These dwarf galaxies are often found swarming around larger hosts like our Milky Way. Since they are dim, they are hard to detect and are thus found almost exclusively in our cosmic neighborhood. A particularly fascinating aspect of their existence is that near the Milky Way and at least two of our closest neighbors — the Andromeda and Centaurus A galaxies — these satellites don’t just fly around randomly, but they are instead compressed onto vast, flat, possibly spinning planes. Such structures are not a naive outcome of the cold dark matter model that most cosmologists believe is responsible for how the universe forms galaxies. These structures are thus a challenge to the current doctrine.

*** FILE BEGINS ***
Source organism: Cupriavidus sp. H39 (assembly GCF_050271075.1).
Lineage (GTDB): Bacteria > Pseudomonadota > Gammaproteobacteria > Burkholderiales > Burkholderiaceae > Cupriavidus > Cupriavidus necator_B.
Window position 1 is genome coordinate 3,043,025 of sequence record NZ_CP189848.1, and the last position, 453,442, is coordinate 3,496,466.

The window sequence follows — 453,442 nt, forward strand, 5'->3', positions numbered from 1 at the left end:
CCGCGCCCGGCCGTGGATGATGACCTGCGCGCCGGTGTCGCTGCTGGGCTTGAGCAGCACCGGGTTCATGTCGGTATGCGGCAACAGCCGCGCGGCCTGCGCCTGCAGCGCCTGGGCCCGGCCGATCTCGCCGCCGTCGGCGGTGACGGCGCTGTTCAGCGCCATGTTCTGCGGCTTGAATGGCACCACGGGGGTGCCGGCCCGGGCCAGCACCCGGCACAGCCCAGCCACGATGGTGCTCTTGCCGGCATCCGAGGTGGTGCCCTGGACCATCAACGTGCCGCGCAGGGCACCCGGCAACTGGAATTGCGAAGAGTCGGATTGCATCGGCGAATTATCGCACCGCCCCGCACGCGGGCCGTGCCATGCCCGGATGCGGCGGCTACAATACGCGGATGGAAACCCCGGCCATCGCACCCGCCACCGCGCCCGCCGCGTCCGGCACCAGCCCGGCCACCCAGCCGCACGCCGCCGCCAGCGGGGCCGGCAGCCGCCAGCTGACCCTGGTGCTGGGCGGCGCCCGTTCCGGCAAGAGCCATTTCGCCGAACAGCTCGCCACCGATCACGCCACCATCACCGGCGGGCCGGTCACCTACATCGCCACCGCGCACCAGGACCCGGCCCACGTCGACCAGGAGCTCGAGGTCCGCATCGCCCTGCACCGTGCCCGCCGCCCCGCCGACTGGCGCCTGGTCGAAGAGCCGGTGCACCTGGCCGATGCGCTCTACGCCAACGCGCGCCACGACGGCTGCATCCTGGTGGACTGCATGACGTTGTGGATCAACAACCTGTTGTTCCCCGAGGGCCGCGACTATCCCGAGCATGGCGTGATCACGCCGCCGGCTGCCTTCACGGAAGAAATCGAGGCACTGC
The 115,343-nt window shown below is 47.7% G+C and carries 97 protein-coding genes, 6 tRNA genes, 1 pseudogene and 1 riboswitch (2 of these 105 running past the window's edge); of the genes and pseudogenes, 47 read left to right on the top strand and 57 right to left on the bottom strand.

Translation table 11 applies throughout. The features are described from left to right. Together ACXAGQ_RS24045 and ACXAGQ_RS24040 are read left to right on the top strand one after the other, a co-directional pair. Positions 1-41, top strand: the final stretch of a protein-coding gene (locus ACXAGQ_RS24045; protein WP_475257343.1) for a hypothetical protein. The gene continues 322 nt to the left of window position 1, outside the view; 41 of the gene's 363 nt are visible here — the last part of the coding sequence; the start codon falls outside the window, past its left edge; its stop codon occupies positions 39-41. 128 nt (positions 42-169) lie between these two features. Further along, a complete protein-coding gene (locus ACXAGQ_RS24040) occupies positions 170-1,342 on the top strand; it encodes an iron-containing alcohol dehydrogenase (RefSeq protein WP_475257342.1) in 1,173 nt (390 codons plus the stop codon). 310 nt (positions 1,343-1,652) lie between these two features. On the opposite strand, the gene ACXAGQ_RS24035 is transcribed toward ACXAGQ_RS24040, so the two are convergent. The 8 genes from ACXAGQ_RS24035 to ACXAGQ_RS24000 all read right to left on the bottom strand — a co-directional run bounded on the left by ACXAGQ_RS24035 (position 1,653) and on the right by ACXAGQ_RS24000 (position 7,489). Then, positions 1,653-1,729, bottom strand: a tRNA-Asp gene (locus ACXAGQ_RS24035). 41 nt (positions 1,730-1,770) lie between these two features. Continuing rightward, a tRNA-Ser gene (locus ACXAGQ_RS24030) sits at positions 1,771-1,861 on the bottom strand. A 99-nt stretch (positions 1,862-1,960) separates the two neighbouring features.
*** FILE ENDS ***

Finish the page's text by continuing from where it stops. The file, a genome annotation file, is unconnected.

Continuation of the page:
One possibility is that these small galaxies echo the geometry of structure on much greater scales. “This is the first time we have had observational verification that large filamentary superhighways are channeling dwarf galaxies across the cosmos along magnificent bridges of dark matter,” Libeskind said. This cosmic “superhighway” gives the speeding satellites an off ramp along which they can be beamed toward the Milky Way, Andromeda, and Centaurus A. “The fact that this galactic bridge can affect the dwarf galaxies around us is impressive, given the difference in scale between the two — the planes of dwarfs are around 1 percent of the size of the galactic bridge to Virgo.”